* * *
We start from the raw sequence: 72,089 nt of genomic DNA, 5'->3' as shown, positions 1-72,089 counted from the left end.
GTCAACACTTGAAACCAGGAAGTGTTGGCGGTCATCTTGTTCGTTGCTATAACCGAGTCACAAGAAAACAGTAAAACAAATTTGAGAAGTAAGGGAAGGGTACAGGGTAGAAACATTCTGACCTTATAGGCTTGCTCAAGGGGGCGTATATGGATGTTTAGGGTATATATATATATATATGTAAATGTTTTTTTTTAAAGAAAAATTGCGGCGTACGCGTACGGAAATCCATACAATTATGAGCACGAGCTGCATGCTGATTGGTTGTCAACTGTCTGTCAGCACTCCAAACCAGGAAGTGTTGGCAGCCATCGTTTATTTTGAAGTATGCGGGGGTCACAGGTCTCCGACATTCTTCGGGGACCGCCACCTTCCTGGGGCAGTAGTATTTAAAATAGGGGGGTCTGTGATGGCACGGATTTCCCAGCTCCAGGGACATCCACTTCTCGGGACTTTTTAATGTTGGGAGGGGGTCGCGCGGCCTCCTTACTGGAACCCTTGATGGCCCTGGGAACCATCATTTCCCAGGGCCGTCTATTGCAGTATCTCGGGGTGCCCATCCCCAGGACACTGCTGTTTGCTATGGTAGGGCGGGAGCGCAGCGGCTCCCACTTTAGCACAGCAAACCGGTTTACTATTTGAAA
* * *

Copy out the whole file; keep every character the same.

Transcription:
We start from the raw sequence: 72,089 nt of genomic DNA, 5'->3' as shown, positions 1-72,089 counted from the left end.
GTCAACACTTGAAACCAGGAAGTGTTGGCGGTCATCTTGTTCGTTGCTATAACCGAGTCACAAGAAAACAGTAAAACAAATTTGAGAAGTAAGGGAAGGGTACAGGGTAGAAACATTCTGACCTTATAGGCTTGCTCAAGGGGGCGTATATGGATGTTTAGGGTATATATATATATATATGTAAATGTTTTTTTTTAAAGAAAAATTGCGGCGTACGCGTACGGAAATCCATACAATTATGAGCACGAGCTGCATGCTGATTGGTTGTCAACTGTCTGTCAGCACTCCAAACCAGGAAGTGTTGGCAGCCATCGTTTATTTTGAAGTATGCGGGGGTCACAGGTCTCCGACATTCTTCGGGGACCGCCACCTTCCTGGGGCAGTAGTATTTAAAATAGGGGGGTCTGTGATGGCACGGATTTCCCAGCTCCAGGGACATCCACTTCTCGGGACTTTTTAATGTTGGGAGGGGGTCGCGCGGCCTCCTTACTGGAACCCTTGATGGCCCTGGGAACCATCATTTCCCAGGGCCGTCTATTGCAGTATCTCGGGGTGCCCATCCCCAGGACACTGCTGTTTGCTATGGTAGGGCGGGAGCGCAGCGGCTCCCACTTTAGCACAGCAAACCGGTTTACTATTTGAAA